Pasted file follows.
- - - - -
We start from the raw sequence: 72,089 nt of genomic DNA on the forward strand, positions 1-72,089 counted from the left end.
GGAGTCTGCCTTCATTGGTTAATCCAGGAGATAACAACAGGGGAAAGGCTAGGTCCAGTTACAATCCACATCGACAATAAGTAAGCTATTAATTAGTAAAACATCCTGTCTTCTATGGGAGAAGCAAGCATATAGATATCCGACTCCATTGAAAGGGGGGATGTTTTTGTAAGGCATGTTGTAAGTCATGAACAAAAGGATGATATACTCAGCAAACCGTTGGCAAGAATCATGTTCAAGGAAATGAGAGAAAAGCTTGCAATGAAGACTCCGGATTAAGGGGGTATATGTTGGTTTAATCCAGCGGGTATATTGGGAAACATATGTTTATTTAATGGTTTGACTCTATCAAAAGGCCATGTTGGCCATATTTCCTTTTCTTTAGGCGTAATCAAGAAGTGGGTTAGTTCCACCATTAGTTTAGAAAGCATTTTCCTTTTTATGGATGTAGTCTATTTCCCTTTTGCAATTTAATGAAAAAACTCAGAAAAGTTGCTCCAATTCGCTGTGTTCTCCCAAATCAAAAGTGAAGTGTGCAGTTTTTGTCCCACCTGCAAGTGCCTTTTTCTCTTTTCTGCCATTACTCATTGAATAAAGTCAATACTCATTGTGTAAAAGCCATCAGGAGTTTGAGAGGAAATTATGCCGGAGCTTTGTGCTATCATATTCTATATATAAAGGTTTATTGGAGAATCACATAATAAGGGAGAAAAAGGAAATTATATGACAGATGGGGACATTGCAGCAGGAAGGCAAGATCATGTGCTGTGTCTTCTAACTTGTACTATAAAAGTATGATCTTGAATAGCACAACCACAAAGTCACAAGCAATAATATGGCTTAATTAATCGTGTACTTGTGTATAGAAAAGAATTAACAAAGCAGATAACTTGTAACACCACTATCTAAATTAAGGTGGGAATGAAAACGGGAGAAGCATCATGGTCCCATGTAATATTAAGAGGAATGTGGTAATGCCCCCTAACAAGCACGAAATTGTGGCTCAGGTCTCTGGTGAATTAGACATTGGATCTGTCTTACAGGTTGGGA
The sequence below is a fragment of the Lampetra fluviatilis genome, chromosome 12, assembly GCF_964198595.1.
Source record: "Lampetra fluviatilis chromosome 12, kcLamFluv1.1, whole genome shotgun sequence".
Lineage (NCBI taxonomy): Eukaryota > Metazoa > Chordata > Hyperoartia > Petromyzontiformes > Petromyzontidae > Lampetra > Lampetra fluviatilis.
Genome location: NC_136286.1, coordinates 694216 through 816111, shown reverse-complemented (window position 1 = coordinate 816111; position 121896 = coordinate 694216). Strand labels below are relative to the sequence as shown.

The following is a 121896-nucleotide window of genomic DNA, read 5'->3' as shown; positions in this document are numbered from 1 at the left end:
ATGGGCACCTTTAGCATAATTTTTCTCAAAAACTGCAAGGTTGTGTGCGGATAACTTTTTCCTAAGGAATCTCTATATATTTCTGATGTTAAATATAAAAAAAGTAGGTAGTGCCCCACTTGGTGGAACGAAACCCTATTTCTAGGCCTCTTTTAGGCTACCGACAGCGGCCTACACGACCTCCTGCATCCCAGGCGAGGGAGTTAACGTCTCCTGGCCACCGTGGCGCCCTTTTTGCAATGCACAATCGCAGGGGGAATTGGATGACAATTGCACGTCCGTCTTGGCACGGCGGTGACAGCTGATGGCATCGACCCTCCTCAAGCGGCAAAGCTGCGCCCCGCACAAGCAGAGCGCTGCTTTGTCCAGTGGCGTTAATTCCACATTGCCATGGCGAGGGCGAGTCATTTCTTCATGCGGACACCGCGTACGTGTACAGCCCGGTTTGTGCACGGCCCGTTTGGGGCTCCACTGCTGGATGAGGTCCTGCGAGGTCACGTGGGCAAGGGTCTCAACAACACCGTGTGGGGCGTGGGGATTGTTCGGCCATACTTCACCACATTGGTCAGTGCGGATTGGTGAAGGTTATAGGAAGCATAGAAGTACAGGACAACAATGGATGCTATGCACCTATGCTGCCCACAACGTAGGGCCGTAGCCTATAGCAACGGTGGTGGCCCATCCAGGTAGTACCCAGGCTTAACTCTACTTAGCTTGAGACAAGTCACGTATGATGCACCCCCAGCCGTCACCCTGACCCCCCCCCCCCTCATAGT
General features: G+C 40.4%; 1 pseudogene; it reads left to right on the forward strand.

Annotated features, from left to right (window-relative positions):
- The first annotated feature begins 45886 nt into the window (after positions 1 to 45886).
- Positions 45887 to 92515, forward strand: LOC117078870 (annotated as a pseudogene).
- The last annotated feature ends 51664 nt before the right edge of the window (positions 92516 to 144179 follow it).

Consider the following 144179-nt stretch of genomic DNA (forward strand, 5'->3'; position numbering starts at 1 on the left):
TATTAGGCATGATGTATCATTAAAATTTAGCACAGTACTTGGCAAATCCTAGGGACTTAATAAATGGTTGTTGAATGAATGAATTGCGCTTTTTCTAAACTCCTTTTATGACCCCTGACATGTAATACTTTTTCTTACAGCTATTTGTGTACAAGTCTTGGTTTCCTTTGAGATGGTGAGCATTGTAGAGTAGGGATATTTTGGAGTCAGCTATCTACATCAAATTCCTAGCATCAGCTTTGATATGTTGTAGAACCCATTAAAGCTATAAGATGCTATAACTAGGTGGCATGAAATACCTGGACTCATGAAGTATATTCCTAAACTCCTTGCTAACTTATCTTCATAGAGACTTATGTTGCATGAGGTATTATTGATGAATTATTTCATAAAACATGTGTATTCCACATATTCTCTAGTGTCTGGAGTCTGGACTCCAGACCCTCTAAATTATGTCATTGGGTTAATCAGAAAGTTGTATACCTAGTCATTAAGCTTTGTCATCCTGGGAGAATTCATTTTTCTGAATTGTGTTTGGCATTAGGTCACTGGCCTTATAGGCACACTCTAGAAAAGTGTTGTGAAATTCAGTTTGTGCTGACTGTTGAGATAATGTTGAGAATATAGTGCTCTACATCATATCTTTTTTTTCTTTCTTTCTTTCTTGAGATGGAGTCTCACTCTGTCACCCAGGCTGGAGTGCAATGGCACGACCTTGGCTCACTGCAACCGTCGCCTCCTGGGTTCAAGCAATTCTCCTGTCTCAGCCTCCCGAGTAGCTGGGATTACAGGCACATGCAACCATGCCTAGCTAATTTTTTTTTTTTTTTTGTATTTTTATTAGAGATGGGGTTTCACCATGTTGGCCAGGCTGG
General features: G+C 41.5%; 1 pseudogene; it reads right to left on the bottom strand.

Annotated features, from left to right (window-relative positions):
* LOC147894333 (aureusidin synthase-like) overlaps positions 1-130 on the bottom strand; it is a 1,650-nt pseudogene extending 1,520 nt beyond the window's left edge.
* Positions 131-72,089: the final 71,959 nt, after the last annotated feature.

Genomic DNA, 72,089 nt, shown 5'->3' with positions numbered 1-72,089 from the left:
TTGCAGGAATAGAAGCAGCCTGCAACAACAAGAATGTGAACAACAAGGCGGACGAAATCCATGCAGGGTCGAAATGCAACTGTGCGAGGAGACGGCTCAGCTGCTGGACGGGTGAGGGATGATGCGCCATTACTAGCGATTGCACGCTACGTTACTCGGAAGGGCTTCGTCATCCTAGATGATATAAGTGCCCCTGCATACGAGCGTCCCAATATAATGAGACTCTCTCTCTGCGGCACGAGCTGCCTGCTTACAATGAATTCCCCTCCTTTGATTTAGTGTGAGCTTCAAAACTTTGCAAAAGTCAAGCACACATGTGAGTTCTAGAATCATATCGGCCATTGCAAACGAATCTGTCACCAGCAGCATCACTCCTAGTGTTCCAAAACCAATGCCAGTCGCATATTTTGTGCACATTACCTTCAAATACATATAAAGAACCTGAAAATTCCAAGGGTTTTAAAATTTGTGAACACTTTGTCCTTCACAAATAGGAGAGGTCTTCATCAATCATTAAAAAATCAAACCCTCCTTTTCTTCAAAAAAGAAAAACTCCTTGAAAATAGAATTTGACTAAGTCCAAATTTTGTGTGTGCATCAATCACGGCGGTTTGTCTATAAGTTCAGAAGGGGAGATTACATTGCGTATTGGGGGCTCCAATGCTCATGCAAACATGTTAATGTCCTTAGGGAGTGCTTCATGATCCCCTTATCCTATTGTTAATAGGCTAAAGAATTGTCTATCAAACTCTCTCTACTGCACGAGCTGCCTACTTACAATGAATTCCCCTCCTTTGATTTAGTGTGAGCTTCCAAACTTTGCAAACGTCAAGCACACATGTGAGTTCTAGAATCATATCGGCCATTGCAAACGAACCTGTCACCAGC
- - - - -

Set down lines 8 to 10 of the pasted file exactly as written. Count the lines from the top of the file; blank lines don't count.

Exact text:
ATGGGCACCTTTAGCATAATTTTTCTCAAAAACTGCAAGGTTGTGTGCGGATAACTTTTTCCTAAGGAATCTCTATATATTTCTGATGTTAAATATAAAAAAAGTAGGTAGTGCCCCACTTGGTGGAACGAAACCCTATTTCTAGGCCTCTTTTAGGCTACCGACAGCGGCCTACACGACCTCCTGCATCCCAGGCGAGGGAGTTAACGTCTCCTGGCCACCGTGGCGCCCTTTTTGCAATGCACAATCGCAGGGGGAATTGGATGACAATTGCACGTCCGTCTTGGCACGGCGGTGACAGCTGATGGCATCGACCCTCCTCAAGCGGCAAAGCTGCGCCCCGCACAAGCAGAGCGCTGCTTTGTCCAGTGGCGTTAATTCCACATTGCCATGGCGAGGGCGAGTCATTTCTTCATGCGGACACCGCGTACGTGTACAGCCCGGTTTGTGCACGGCCCGTTTGGGGCTCCACTGCTGGATGAGGTCCTGCGAGGTCACGTGGGCAAGGGTCTCAACAACACCGTGTGGGGCGTGGGGATTGTTCGGCCATACTTCACCACATTGGTCAGTGCGGATTGGTGAAGGTTATAGGAAGCATAGAAGTACAGGACAACAATGGATGCTATGCACCTATGCTGCCCACAACGTAGGGCCGTAGCCTATAGCAACGGTGGTGGCCCATCCAGGTAGTACCCAGGCTTAACTCTACTTAGCTTGAGACAAGTCACGTATGATGCACCCCCAGCCGTCACCCTGACCCCCCCCCCCCTCATAGT
General features: G+C 40.4%; 1 pseudogene; it reads left to right on the forward strand.

Annotated features, from left to right (window-relative positions):